Another friction resistance type exercising device is shown in U.S. Pat. No. 3,591,174 to SILBERMAN. This device also has a solid shaft 22 which tends to build up heat. Case 16 is in direct contact with shaft 22, enclosing the heat and directing it downward. Shaft 22 also requires elaborate and expensive tooling. Rope 32 passes through guides 34 and 38 which are only slightly larger than the rope. These guides generate heat and cause excessive wear on rope 32.

Still another friction resistance rope exercising device is shown in U.S. Pat. No. 3,782,722 to WEBB. The WEBB device also has an end knob 36 with holes 48 and 49 which are only slightly larger than the rope; thus this device tends to quickly wear out the rope and builds up excessive heat. In the WEBB device, rope 11 wraps around solid shaft 18, which again has the characteristic of retaining and building up heat. Solid shaft 18 is a part requiring elaborate and expensive tooling. Tension on rope 11 is adjustable with end knob 36, which rotates and can only change settings every 60 degrees.

Two additional rope friction exercising devices are shown in U.S. Pat. No. 3,614,098 to CARR and U.S. Pat. No. 3,674,261 to KRUG. The CARR device has an outer sleeve 11 with a wedge-shaped hollow interior and a solid wedge 21 which is insertable within the sleeve. A rope 43 passes about the solid wedge 21 so as to be frictionally engaged between the wedge 21 and the interior of the sleeve 11. This device appears to provide a structure which is impractical because of excessive wear on the rope 43. The KRUG device appears to be an elaborate device having a number of machined and threaded parts. This device appears to be expensive to manufacture and therefore would not be practical from a commercial standpoint.

Two other devices which use rope friction in a braking type device are shown in U.S. Pat. No. 536,866 to FITZ GERALD and U.S. Pat. No. 3,532,189 to WADE. The former patent to FITZ GERALD discloses a fire escape device utilizing a friction resistance principle in order to lower oneself on a rope. The latter device to WADE is an adjustable friction resistance brake device having general use as a rope exercise device or a rope brake device.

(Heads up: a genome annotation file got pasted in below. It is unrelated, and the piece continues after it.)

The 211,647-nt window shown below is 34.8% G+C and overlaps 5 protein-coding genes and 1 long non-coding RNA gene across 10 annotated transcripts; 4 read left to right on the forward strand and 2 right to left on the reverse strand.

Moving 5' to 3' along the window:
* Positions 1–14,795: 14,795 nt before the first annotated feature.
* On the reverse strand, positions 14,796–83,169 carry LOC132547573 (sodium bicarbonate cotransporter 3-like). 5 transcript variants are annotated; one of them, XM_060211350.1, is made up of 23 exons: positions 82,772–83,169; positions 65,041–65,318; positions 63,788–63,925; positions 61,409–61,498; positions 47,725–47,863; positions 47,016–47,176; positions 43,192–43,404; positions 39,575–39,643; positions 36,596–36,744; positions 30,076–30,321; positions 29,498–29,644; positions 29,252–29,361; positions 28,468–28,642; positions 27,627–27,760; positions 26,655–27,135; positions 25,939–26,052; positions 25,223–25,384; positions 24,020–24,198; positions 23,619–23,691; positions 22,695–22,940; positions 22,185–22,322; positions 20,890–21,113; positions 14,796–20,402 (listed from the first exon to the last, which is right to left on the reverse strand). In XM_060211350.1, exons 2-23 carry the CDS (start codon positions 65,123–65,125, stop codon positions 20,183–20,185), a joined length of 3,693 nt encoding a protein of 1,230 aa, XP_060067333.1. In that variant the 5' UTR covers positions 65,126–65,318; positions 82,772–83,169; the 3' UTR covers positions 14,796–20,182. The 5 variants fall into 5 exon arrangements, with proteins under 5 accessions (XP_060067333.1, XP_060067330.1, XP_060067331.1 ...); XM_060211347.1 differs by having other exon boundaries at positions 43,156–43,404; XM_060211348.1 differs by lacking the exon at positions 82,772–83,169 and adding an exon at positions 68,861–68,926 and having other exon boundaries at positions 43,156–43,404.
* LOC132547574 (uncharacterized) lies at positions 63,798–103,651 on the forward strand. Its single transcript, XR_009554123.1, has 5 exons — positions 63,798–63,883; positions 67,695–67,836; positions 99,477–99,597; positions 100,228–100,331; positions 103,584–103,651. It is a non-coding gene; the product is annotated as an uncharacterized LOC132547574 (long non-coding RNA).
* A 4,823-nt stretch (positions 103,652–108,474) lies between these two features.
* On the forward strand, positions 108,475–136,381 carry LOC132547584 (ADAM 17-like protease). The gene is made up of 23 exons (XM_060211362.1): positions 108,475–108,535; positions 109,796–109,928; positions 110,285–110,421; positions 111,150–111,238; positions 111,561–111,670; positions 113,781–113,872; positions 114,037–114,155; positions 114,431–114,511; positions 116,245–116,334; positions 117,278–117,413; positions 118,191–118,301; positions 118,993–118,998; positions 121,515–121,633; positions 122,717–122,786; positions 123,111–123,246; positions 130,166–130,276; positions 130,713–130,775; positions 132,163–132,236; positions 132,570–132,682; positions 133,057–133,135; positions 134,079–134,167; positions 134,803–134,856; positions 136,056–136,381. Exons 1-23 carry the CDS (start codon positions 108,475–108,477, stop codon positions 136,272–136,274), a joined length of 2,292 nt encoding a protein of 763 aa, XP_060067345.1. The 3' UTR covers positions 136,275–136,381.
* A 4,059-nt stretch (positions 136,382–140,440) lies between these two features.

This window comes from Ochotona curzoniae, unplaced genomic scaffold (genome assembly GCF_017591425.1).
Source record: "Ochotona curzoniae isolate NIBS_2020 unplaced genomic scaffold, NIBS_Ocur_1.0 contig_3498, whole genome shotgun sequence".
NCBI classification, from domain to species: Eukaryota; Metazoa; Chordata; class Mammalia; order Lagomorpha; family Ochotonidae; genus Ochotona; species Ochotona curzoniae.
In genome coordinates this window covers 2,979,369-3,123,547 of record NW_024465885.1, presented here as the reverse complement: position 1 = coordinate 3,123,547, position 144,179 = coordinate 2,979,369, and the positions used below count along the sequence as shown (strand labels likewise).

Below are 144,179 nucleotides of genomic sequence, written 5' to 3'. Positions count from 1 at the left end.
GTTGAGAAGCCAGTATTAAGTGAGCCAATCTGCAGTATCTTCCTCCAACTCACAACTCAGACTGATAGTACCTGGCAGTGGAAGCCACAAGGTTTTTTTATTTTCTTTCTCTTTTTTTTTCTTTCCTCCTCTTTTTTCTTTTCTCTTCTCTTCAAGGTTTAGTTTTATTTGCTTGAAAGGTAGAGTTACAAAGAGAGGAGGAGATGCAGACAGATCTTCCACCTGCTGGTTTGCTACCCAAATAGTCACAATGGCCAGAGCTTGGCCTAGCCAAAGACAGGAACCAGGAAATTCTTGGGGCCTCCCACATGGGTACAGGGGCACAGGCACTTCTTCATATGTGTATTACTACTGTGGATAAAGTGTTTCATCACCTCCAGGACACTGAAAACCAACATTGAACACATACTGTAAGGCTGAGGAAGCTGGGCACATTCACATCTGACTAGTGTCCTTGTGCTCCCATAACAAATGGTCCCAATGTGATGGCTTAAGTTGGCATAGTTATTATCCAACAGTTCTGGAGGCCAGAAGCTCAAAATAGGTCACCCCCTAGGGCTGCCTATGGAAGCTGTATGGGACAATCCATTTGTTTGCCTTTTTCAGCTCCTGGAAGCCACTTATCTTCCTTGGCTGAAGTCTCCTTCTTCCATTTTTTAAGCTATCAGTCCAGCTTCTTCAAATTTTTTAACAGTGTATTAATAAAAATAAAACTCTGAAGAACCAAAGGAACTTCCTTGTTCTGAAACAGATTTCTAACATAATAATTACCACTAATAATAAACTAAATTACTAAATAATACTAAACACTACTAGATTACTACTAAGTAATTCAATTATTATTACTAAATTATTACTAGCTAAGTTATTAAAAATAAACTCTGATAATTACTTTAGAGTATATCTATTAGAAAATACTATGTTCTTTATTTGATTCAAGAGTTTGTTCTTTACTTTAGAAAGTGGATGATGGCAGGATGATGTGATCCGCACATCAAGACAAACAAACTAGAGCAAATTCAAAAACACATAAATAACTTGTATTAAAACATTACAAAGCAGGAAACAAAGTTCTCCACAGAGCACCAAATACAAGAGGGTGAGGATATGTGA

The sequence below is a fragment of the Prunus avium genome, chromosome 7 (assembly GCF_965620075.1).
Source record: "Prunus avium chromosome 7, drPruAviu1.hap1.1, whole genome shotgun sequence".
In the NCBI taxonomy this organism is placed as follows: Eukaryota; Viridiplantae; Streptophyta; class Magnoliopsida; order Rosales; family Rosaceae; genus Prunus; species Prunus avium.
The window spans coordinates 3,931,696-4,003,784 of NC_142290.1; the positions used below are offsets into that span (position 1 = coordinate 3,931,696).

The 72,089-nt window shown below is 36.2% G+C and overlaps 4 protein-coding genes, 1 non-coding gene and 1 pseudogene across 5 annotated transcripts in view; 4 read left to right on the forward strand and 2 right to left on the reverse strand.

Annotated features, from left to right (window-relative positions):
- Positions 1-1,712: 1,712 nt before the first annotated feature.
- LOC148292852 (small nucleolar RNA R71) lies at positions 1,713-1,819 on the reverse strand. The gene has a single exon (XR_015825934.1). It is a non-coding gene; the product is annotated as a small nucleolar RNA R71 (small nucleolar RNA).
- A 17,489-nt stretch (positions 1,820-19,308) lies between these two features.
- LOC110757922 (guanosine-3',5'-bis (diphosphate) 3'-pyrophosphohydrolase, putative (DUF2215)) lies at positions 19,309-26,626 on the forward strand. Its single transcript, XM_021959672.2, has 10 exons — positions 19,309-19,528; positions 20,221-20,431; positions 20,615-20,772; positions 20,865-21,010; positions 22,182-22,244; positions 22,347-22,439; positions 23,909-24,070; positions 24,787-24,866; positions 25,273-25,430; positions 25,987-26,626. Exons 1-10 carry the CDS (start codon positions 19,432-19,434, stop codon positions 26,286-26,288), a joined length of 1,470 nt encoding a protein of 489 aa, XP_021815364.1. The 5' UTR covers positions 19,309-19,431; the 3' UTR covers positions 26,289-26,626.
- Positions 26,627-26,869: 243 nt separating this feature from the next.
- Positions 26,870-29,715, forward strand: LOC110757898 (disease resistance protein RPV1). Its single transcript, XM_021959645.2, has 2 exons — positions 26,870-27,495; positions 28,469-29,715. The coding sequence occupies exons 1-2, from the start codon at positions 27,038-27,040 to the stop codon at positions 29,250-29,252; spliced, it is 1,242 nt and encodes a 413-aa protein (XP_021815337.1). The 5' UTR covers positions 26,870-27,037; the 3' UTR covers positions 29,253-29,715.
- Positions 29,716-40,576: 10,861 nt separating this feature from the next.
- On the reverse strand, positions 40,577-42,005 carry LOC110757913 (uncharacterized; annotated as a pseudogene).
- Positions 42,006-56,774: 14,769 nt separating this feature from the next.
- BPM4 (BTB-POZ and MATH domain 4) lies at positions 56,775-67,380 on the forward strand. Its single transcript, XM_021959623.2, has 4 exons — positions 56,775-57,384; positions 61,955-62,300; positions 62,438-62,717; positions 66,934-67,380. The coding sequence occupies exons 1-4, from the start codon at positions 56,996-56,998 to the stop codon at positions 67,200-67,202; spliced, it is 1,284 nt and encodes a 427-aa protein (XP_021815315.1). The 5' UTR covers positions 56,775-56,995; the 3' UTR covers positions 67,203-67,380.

Most of the above-mentioned prior art devices are rope friction devices having solid metal parts which retain and build up heat. All of these devices have narrow channels through which the rope must pass. In all cases, this tends to wear out the rope and also to build up heat at the point where the rope passes through the opening or channel. Moreover, these prior art devices are elaborate devices having numerous parts, many of which require expensive machining and tooling. Thus, the devices are labor intensive and expensive to manufacture.

In view of the foregoing discussion it will be apparent that the prior art devices do not provide an exercise device which is particularly well suited for swimmers. Moreover, these prior art devices do not provide a rope exercise device which is simple, inexpensive to manufacture, dissipates heat well, and does not wear out the rope.

It is, therefore, an object of this invention to provide a friction resistance exercise device which causes the user to simulate the exercise obtained in swimming a crawl stroke.

It is another object of the invention to provide a friction resistance exercise device which is well engineered from the standpoint of heat dissipation and therefore has parts designed to dissipate heat and not to retain it.

It is still another object of the invention to provide a rope friction resistance exercise device which is designed to minimize wear on the rope.

It is yet another object of the invention to provide a friction resistance exercise device which is simple and has no expensive machined or threaded parts and which is easy and inexpensive to manufacture.

SUMMARY OF THE INVENTION